For a few years, a team of Australian scientists has been investigating the possibility that our language has receptors for a sixth flavor, that of fat. Several studies strongly suggest that fatty acids in chains of different lengths are detectable by humans and these researchers consider that fatty substances can activate regions of the brain in the same way that other flavors do. In a special issue of the prestigious magazine Flavor, researchers Russell Keast and Andrew Costanzo presented a few days ago a compilation of what is known so far about the chemical and electrical pathways that activate fatsin our nervous system in contact with our tongue.
The main difficulty, they explain, is in differentiating the perceptions that activate fat individually and not confusing it with what other flavors cause. Added to this is the fact that fat is not soluble in water and you have to find tricks to emulate its role in food. To verify this, the team of Richard Mattes, from Purdue University, conducted a series of experiments with volunteers who served a kind of custard with different amounts of fat, gum arabic and liquid paraffin to produce similar textures. And they identified two candidate receptors that are activated specifically in the presence of fatty acids and that cause the emission of neurotransmitters that send the signals to the brain.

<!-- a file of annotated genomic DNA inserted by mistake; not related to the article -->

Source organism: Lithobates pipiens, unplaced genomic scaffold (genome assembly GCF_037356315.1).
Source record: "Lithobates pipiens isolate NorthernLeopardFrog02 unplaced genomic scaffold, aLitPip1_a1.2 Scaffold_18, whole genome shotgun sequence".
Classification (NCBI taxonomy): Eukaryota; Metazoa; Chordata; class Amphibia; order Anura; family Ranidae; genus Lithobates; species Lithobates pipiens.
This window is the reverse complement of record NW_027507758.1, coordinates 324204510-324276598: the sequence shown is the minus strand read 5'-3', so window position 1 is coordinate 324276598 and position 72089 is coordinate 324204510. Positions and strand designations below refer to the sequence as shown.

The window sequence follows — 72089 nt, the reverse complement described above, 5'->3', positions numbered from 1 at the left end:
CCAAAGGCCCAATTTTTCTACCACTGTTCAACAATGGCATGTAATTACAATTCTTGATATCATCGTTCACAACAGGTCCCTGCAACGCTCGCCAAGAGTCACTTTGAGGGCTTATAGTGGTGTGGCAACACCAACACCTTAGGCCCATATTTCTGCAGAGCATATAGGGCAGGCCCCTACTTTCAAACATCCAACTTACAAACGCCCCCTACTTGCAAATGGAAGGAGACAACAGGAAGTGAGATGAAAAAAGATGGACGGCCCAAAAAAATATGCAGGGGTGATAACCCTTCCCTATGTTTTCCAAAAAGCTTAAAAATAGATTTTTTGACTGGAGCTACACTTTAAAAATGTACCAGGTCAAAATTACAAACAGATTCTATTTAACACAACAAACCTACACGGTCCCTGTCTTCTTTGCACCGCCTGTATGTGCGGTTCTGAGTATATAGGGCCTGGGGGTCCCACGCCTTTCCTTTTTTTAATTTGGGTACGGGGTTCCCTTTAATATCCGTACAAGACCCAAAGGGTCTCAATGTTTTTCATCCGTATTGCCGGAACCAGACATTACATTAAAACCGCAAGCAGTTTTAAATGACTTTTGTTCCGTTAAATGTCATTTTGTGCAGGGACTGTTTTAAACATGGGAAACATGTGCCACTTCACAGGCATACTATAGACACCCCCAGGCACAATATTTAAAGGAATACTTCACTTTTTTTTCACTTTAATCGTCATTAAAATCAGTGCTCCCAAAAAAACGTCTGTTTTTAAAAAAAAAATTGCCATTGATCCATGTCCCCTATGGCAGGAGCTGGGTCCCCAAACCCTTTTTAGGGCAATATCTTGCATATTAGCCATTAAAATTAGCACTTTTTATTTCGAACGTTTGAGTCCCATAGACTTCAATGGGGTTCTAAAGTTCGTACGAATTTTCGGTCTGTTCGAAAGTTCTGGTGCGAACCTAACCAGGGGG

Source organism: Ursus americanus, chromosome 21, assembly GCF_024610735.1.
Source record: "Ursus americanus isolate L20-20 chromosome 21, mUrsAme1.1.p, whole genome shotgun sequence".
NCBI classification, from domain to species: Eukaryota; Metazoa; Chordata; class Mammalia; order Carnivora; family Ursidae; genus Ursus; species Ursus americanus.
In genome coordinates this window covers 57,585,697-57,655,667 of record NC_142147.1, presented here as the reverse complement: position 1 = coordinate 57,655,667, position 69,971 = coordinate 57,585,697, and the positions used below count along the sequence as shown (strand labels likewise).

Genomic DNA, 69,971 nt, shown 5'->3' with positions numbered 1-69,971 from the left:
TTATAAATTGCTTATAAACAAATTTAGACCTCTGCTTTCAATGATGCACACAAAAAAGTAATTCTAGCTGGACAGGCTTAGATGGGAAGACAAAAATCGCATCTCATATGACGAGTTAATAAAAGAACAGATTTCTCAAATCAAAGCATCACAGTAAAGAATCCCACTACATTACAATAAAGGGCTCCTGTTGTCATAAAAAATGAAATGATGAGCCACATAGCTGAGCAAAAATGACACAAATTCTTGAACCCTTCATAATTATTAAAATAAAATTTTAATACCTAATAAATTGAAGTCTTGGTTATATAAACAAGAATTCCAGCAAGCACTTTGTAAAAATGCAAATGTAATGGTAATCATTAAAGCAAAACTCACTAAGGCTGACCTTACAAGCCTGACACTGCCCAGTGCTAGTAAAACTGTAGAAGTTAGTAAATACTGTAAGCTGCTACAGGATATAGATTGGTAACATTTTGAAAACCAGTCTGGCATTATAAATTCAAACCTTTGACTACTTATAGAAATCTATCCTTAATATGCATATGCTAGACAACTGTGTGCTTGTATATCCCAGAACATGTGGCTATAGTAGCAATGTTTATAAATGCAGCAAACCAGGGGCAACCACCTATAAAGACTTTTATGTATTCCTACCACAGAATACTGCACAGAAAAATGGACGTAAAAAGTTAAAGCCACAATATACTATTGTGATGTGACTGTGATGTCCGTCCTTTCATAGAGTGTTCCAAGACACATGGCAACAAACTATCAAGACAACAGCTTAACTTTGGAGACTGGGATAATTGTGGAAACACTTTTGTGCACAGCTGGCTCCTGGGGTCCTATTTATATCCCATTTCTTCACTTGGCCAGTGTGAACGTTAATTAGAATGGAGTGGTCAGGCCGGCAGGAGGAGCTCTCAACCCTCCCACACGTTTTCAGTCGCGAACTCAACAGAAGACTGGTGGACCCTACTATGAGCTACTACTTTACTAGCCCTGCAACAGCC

There is strong evidence for the taste of fat, but there are still steps to be taken.
Although the idea that fat can constitute a new flavor goes back a long way, until recently it was considered that fatty acids only played an important role in defining the texture of a food, that is, that they activated touch receptors present in the mouth but not the chemical receptors that activate the taste. Some preliminary studies, such as those of Oxford University researcher Edmund T. Rollsthey already gave some clues about the role of fat. Specifically, Rolls discovered that even inedible fats, such as paraffin or some saturated hydrocarbons, trigger a pleasure response in the brain. And the food industry, unable to generate fat substitutes that create the same pleasure sensation for the recipient, also suspects that fat could be a flavor.